Michigan is probably most famous among birders as the summer home of Kirtland's warbler, a rare species that winters in the Caribbean but nests in jack pine forests in northern Michigan and just recently in Wisconsin and Ontario, but nowhere else on Earth. Male Kirtland's warblers arrive back in Michigan from the Bahamas between May 3 and May 20, a few days ahead of the females. The males' song is loud, yet low pitched, ending with an upward inflection.
Some cold days in April and May, warblers are desperate to find insects to eat. These hungry and exhausted warblers often forage low and in the open. I’ve often seen them stopping by to fuel up on my suet feeder in the spring. Another good reason to always keep that feeder full!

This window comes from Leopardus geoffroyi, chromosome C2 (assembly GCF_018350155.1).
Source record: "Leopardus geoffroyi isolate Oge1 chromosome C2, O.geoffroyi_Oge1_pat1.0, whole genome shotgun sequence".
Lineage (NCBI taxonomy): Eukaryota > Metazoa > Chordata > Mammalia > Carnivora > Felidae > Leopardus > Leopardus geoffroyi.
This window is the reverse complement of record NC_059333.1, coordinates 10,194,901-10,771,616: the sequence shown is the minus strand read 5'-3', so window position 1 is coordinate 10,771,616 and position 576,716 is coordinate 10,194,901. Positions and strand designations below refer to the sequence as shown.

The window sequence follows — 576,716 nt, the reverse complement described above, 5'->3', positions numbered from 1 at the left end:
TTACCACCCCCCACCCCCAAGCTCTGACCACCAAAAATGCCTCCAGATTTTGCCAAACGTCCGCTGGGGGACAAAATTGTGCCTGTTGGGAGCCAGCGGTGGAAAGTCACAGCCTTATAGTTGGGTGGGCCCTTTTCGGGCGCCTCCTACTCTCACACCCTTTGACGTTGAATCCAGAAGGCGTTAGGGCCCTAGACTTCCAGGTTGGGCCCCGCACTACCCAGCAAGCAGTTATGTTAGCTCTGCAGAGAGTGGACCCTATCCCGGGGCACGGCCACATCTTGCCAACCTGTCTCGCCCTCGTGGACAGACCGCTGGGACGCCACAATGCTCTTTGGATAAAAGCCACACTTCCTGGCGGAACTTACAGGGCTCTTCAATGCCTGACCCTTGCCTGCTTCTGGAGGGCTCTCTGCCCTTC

During peak migration in mid-May, you may see or hear several species of warblers a day. The Blue-Winged Warbler is a common migrant in May. It prefers shrubby fields and willow swamps. Listen for the male’s buzzy two-parted beeee-bzzz song. The Golden-winged Warbler is also a common spring migrant during the second and third week of May. Their preferred nesting area is overgrown fields. The male’s song is a high buzzy bee bee bee. From a distance their silhouette may be confused with a chickadee. For a list of more Michigan warblers come in to check out our Field guides.
Watch video quiz: https://youtu.be/Uj18bE2quJQ
- Attracting Michigan Songbirds http://goo.gl/Gmn0b
- Michigan made suet feeders: http://bit.ly/rbKskX
- What’s the best suet for Michigan wild birds? http://bit.ly/yAR4pm
- Best field guide for Michigan birds http://bit.ly/vPOMx1
- What are the Best Binoculars: How to Choose Optics http://bit.ly/vZW26j